As teacher of movement at the National Institute of Dramatic Art (NIDA) for over 35 years he influenced hundreds of students, among them Cate Blanchett, Baz Luhrmann, Mel Gibson, Geoffrey Rush, Miranda Otto, John Bell and a whole universe of other stars. His book, Keith Bain on Movement, edited by Michael Campbell, is reviewed in this issue.

Zora Semberova, who died in Adelaide on 9 October, would have been 100 years old on 13 March 2013. In December 1938 in Brno, Czechoslovakia, she was the first person to dance Juliet to Prokofiev’s music. Later she became a famous teacher in Prague, numbering Jirí Kylián among her students, but came to Adelaide in 1968, where she taught movement in the drama department at Flinders University. Her students there included theatre director Gale Edwards, actors Noni Hazlehurst and Glyn Nicholas, film director Scott Hicks and designer Michael Pearce. Like Keith Bain, Zora Semberova received many awards and honours, particularly from her homeland, where she continued to be revered.

And, of endings, this is my last issue as editor of Brolga. Maggi Phillips will begin her editorship with the issue of June 2013, and with my grateful good best wishes. I have many people to thank—first of all, Julie Dyson, who invited Robin Grove and me to be co-editors in 2006, and who has also retired—an event commemorated in Shirley McKechnie’s tribute on page 4.

Sadly, Robin was unable to continue owing to a debilitating illness, but his wise, well-informed counsel was always generously given when sought. A wonderfully talented man, a warm friend and a valued member of the dance and academic communities, Robin died on Christmas morning 2012 with his wife, Lis and other members of his family at his bedside. He is greatly missed. I am grateful to the guest editors who have suggested ideas and themes and then carried them through.

I have received indispensable help and encouragement from the various members of the advisory board, from Leanne Craig and the team at Ausdance National, and from our designer, David Bonsall. I could not have managed the job without the loving support of my wife, Elizabeth. Thank you, one and all.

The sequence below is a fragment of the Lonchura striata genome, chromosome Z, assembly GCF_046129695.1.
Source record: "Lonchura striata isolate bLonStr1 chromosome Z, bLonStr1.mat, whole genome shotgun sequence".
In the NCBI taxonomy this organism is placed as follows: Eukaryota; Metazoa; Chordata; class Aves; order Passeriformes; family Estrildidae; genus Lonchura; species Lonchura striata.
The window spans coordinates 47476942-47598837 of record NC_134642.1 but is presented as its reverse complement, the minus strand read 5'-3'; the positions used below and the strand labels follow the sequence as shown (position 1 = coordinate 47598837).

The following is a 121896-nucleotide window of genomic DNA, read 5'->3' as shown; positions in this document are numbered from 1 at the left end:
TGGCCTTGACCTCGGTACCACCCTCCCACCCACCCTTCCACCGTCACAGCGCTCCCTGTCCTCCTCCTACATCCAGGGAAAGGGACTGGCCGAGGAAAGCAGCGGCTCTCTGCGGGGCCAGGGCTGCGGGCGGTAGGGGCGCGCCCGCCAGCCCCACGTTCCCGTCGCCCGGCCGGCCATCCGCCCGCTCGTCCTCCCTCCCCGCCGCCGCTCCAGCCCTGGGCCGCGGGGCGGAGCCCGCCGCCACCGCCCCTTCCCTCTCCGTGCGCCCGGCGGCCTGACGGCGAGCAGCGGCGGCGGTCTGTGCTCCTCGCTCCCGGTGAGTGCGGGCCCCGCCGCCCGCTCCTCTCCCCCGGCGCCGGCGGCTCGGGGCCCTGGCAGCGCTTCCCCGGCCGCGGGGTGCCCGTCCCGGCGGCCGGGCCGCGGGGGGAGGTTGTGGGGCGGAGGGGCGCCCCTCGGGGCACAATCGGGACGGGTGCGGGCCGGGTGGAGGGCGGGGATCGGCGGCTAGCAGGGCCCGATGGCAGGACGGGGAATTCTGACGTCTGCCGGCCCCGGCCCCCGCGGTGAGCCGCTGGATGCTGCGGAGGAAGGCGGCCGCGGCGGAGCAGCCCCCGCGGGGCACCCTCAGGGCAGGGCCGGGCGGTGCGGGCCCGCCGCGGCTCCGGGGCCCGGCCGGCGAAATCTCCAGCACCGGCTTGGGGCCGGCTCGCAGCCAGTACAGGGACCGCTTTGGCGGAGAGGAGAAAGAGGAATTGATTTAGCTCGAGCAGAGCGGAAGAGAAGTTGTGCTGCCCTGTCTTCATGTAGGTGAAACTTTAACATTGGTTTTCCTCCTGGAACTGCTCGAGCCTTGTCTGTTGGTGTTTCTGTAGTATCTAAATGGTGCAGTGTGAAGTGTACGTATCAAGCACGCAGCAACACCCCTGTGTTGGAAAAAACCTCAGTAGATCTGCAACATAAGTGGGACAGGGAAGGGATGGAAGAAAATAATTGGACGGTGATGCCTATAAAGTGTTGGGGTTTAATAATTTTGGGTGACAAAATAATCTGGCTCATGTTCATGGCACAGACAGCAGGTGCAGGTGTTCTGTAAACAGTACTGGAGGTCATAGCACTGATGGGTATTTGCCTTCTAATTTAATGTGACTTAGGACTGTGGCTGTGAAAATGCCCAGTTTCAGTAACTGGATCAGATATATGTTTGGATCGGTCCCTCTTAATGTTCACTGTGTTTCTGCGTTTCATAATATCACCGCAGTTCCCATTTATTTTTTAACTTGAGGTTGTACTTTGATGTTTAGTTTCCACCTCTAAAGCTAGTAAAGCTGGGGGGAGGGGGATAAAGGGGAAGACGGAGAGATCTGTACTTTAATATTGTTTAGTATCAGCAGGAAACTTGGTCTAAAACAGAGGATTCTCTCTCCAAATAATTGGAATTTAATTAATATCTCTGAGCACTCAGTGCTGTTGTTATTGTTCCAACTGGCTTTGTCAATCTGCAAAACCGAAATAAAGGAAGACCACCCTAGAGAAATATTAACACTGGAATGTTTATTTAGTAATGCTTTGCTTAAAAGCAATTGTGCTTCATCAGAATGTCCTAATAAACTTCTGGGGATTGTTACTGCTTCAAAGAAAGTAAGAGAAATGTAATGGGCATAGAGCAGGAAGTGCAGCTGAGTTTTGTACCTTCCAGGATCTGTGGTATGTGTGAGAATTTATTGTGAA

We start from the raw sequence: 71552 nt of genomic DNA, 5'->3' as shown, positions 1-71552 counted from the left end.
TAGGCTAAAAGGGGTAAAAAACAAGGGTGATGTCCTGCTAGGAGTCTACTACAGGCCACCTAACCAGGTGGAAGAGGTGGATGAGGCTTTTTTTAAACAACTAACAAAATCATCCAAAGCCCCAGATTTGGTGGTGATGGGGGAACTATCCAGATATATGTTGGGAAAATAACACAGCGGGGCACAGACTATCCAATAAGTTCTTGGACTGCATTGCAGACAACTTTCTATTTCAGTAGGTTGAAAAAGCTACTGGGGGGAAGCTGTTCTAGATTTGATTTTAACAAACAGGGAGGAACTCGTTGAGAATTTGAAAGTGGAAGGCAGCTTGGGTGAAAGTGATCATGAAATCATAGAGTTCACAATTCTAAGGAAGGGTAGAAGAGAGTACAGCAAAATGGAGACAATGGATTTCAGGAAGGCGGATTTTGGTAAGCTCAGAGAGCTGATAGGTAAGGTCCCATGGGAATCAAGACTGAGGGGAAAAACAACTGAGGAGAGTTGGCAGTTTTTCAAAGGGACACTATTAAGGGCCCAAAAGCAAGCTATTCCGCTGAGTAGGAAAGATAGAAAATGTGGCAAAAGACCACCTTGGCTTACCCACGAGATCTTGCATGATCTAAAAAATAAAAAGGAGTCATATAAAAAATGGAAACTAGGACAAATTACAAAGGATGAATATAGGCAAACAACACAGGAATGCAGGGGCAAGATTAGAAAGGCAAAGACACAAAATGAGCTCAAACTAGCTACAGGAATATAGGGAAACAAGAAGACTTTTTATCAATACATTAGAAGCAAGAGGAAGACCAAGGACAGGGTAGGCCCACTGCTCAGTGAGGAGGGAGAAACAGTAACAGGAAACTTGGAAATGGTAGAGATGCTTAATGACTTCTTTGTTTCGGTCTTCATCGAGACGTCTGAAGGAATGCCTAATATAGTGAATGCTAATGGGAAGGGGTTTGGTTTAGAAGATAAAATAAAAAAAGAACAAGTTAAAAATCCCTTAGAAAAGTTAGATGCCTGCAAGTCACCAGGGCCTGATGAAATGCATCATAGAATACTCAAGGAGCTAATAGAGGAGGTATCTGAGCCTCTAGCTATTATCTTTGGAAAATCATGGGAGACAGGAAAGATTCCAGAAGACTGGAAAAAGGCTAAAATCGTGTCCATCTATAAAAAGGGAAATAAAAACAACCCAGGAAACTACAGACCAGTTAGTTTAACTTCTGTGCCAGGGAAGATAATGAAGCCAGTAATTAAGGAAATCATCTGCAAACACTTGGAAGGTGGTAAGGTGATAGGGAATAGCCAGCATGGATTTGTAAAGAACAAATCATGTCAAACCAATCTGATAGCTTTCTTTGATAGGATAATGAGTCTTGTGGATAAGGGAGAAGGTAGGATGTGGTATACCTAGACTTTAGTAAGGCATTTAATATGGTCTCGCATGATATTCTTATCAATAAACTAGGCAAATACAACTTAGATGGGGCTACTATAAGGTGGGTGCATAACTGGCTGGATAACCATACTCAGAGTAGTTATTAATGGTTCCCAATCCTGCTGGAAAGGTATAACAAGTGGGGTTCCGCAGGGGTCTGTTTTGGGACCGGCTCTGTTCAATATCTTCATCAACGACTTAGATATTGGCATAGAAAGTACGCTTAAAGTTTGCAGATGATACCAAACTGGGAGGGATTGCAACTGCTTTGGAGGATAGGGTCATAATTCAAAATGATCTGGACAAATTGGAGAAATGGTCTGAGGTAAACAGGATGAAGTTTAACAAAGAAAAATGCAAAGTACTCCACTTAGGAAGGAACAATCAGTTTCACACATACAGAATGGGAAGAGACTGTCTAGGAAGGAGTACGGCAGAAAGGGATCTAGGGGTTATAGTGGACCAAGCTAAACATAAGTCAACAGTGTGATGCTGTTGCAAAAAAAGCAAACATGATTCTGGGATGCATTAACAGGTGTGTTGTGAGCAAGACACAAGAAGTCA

Facilitated marriages

This paper outlines the Future Landings project run by Ausdance WA, examining how the artistic relationships between the choreographers played out, and suggests steps that may be taken to ensure that such ‘facilitated marriages’ have the best chance of success.

Able as anything: integrated dance in New Zealand

This paper firstly examines theoretical perspectives on dance and disability with a discussion of the ideal dancing body and strategies for how the disabled body may reiterate or disrupt such constructions. Secondly, it presents concrete analyses of two works by Touch Compass as an illustration of the ways in which disability and the dancing body on stage are constructed through choreographic imagery and iconography.

Ausdruckstanz, faith and the anthropological impulse

Jonathan Marshall elaborates on Shona's own research into indigenous and ‘tribal’ dance in the Philippines, drawing links between the early history of modernist dance in Europe and the German language states, and later developments in the Asia-Pacific, New Zealand, and Australia. Particular attention is paid to the often neglected issue of religion and spirituality, with MacTavish’s project being identified as a specifically Christian ecumenical approach.